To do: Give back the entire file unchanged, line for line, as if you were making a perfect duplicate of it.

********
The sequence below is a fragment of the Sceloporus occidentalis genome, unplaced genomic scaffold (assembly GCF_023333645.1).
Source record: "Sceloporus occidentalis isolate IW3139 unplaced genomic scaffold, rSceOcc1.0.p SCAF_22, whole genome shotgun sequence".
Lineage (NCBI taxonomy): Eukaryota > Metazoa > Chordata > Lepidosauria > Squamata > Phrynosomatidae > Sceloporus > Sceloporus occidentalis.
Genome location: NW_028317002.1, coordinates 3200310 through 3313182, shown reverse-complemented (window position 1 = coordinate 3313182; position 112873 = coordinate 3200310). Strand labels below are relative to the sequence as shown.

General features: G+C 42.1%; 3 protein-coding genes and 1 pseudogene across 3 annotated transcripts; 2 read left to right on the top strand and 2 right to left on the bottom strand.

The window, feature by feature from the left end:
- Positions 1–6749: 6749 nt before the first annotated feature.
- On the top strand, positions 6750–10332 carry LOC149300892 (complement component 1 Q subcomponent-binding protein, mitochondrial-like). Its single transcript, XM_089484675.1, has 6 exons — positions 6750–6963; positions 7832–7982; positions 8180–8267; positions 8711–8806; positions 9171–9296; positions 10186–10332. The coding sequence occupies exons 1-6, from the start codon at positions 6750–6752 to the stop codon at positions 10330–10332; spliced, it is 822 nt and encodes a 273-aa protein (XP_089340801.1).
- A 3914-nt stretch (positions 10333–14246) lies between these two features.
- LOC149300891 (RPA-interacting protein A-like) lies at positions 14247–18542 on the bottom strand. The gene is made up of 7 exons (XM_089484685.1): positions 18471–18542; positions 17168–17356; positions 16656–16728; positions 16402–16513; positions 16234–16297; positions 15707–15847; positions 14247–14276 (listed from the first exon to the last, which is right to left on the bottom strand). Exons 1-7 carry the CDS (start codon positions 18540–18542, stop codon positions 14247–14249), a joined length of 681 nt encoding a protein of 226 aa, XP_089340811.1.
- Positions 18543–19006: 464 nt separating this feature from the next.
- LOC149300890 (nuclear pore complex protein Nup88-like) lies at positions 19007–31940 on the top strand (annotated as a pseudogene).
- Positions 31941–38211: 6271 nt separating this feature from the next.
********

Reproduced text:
The sequence below is a fragment of the Sceloporus occidentalis genome, unplaced genomic scaffold (assembly GCF_023333645.1).
Source record: "Sceloporus occidentalis isolate IW3139 unplaced genomic scaffold, rSceOcc1.0.p SCAF_22, whole genome shotgun sequence".
Lineage (NCBI taxonomy): Eukaryota > Metazoa > Chordata > Lepidosauria > Squamata > Phrynosomatidae > Sceloporus > Sceloporus occidentalis.
Genome location: NW_028317002.1, coordinates 3200310 through 3313182, shown reverse-complemented (window position 1 = coordinate 3313182; position 112873 = coordinate 3200310). Strand labels below are relative to the sequence as shown.

General features: G+C 42.1%; 3 protein-coding genes and 1 pseudogene across 3 annotated transcripts; 2 read left to right on the top strand and 2 right to left on the bottom strand.

The window, feature by feature from the left end:
- Positions 1–6749: 6749 nt before the first annotated feature.
- On the top strand, positions 6750–10332 carry LOC149300892 (complement component 1 Q subcomponent-binding protein, mitochondrial-like). Its single transcript, XM_089484675.1, has 6 exons — positions 6750–6963; positions 7832–7982; positions 8180–8267; positions 8711–8806; positions 9171–9296; positions 10186–10332. The coding sequence occupies exons 1-6, from the start codon at positions 6750–6752 to the stop codon at positions 10330–10332; spliced, it is 822 nt and encodes a 273-aa protein (XP_089340801.1).
- A 3914-nt stretch (positions 10333–14246) lies between these two features.
- LOC149300891 (RPA-interacting protein A-like) lies at positions 14247–18542 on the bottom strand. The gene is made up of 7 exons (XM_089484685.1): positions 18471–18542; positions 17168–17356; positions 16656–16728; positions 16402–16513; positions 16234–16297; positions 15707–15847; positions 14247–14276 (listed from the first exon to the last, which is right to left on the bottom strand). Exons 1-7 carry the CDS (start codon positions 18540–18542, stop codon positions 14247–14249), a joined length of 681 nt encoding a protein of 226 aa, XP_089340811.1.
- Positions 18543–19006: 464 nt separating this feature from the next.
- LOC149300890 (nuclear pore complex protein Nup88-like) lies at positions 19007–31940 on the top strand (annotated as a pseudogene).
- Positions 31941–38211: 6271 nt separating this feature from the next.